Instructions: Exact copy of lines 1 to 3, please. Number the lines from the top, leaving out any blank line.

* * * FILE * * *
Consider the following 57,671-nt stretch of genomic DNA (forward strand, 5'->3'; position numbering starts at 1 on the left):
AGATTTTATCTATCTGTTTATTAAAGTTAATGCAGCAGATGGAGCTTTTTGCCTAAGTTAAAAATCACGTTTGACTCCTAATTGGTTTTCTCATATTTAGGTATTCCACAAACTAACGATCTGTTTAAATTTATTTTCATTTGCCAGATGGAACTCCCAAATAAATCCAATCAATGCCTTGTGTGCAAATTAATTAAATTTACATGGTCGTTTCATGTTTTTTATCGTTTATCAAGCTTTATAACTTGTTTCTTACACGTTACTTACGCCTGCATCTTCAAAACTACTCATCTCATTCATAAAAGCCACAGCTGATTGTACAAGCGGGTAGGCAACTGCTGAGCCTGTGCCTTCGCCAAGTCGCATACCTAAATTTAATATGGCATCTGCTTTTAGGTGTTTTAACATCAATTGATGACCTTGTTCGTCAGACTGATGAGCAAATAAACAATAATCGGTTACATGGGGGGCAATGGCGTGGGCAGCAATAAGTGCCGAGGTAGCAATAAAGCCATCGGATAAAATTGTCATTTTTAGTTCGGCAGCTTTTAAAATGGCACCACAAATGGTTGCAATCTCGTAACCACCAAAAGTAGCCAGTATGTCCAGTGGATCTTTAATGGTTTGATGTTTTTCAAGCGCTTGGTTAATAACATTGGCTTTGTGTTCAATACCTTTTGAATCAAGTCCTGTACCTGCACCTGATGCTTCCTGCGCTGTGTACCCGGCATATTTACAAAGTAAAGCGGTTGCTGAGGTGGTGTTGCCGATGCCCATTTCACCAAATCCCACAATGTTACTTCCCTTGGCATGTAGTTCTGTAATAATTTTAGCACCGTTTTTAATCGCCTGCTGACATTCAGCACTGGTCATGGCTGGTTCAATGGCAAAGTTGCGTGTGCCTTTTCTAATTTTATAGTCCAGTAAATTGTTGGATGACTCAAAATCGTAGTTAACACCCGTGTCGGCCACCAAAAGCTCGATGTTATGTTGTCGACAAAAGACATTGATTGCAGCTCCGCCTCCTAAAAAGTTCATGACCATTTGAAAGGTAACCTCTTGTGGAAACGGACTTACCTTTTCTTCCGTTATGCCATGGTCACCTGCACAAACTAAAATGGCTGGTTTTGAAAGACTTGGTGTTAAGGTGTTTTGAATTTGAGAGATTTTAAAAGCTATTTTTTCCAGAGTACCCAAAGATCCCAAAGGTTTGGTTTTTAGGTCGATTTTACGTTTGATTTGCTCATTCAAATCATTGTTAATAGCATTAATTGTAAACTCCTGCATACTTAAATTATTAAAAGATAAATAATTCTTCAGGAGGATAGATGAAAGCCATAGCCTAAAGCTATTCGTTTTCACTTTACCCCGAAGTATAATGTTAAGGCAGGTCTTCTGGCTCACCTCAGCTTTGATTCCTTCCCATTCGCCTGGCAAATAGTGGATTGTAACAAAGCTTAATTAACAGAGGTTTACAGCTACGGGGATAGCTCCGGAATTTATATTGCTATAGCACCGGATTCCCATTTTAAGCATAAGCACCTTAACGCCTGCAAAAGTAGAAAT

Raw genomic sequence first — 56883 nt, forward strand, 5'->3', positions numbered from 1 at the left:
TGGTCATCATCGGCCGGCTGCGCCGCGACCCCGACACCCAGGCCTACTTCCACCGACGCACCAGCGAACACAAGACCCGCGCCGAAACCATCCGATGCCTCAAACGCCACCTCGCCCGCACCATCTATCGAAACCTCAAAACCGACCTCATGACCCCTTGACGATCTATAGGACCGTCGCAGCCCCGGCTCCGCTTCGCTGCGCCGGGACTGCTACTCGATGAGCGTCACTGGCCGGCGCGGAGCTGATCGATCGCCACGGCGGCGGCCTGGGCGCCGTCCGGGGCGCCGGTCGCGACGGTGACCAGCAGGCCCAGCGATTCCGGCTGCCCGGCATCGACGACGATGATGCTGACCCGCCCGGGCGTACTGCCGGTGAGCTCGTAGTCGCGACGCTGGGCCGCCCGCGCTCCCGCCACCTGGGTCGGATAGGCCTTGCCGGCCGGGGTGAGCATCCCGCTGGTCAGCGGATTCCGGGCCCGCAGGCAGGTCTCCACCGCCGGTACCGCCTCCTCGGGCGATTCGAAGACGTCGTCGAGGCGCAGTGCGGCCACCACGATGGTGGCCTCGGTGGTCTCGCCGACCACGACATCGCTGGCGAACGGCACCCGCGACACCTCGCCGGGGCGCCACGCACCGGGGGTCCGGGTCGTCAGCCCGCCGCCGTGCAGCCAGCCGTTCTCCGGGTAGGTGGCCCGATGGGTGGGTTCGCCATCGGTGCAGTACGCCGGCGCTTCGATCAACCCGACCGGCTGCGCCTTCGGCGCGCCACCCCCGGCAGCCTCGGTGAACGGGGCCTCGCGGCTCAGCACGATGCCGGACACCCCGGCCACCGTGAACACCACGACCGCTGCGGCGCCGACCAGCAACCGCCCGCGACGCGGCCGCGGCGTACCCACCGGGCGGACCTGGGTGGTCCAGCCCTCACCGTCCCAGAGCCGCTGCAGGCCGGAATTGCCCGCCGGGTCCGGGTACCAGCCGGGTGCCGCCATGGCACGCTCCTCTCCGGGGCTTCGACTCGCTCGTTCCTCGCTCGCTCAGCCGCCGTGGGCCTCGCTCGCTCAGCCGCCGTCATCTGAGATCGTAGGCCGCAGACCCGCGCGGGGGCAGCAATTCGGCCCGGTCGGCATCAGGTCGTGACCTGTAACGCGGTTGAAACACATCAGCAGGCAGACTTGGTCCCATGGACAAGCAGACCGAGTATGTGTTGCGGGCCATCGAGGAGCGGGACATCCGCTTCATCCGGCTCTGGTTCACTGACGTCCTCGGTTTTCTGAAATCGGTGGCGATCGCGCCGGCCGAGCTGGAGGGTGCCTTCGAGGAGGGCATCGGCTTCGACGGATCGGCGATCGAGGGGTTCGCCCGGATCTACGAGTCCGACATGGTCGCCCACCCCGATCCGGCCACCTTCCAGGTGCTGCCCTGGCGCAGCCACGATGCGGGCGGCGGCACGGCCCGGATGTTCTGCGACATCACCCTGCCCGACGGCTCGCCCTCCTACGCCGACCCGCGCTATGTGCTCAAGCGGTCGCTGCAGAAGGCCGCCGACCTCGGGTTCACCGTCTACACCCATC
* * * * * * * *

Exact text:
Consider the following 57,671-nt stretch of genomic DNA (forward strand, 5'->3'; position numbering starts at 1 on the left):
AGATTTTATCTATCTGTTTATTAAAGTTAATGCAGCAGATGGAGCTTTTTGCCTAAGTTAAAAATCACGTTTGACTCCTAATTGGTTTTCTCATATTTAGGTATTCCACAAACTAACGATCTGTTTAAATTTATTTTCATTTGCCAGATGGAACTCCCAAATAAATCCAATCAATGCCTTGTGTGCAAATTAATTAAATTTACATGGTCGTTTCATGTTTTTTATCGTTTATCAAGCTTTATAACTTGTTTCTTACACGTTACTTACGCCTGCATCTTCAAAACTACTCATCTCATTCATAAAAGCCACAGCTGATTGTACAAGCGGGTAGGCAACTGCTGAGCCTGTGCCTTCGCCAAGTCGCATACCTAAATTTAATATGGCATCTGCTTTTAGGTGTTTTAACATCAATTGATGACCTTGTTCGTCAGACTGATGAGCAAATAAACAATAATCGGTTACATGGGGGGCAATGGCGTGGGCAGCAATAAGTGCCGAGGTAGCAATAAAGCCATCGGATAAAATTGTCATTTTTAGTTCGGCAGCTTTTAAAATGGCACCACAAATGGTTGCAATCTCGTAACCACCAAAAGTAGCCAGTATGTCCAGTGGATCTTTAATGGTTTGATGTTTTTCAAGCGCTTGGTTAATAACATTGGCTTTGTGTTCAATACCTTTTGAATCAAGTCCTGTACCTGCACCTGATGCTTCCTGCGCTGTGTACCCGGCATATTTACAAAGTAAAGCGGTTGCTGAGGTGGTGTTGCCGATGCCCATTTCACCAAATCCCACAATGTTACTTCCCTTGGCATGTAGTTCTGTAATAATTTTAGCACCGTTTTTAATCGCCTGCTGACATTCAGCACTGGTCATGGCTGGTTCAATGGCAAAGTTGCGTGTGCCTTTTCTAATTTTATAGTCCAGTAAATTGTTGGATGACTCAAAATCGTAGTTAACACCCGTGTCGGCCACCAAAAGCTCGATGTTATGTTGTCGACAAAAGACATTGATTGCAGCTCCGCCTCCTAAAAAGTTCATGACCATTTGAAAGGTAACCTCTTGTGGAAACGGACTTACCTTTTCTTCCGTTATGCCATGGTCACCTGCACAAACTAAAATGGCTGGTTTTGAAAGACTTGGTGTTAAGGTGTTTTGAATTTGAGAGATTTTAAAAGCTATTTTTTCCAGAGTACCCAAAGATCCCAAAGGTTTGGTTTTTAGGTCGATTTTACGTTTGATTTGCTCATTCAAATCATTGTTAATAGCATTAATTGTAAACTCCTGCATACTTAAATTATTAAAAGATAAATAATTCTTCAGGAGGATAGATGAAAGCCATAGCCTAAAGCTATTCGTTTTCACTTTACCCCGAAGTATAATGTTAAGGCAGGTCTTCTGGCTCACCTCAGCTTTGATTCCTTCCCATTCGCCTGGCAAATAGTGGATTGTAACAAAGCTTAATTAACAGAGGTTTACAGCTACGGGGATAGCTCCGGAATTTATATTGCTATAGCACCGGATTCCCATTTTAAGCATAAGCACCTTAACGCCTGCAAAAGTAGAAAT

Raw genomic sequence first — 56883 nt, forward strand, 5'->3', positions numbered from 1 at the left: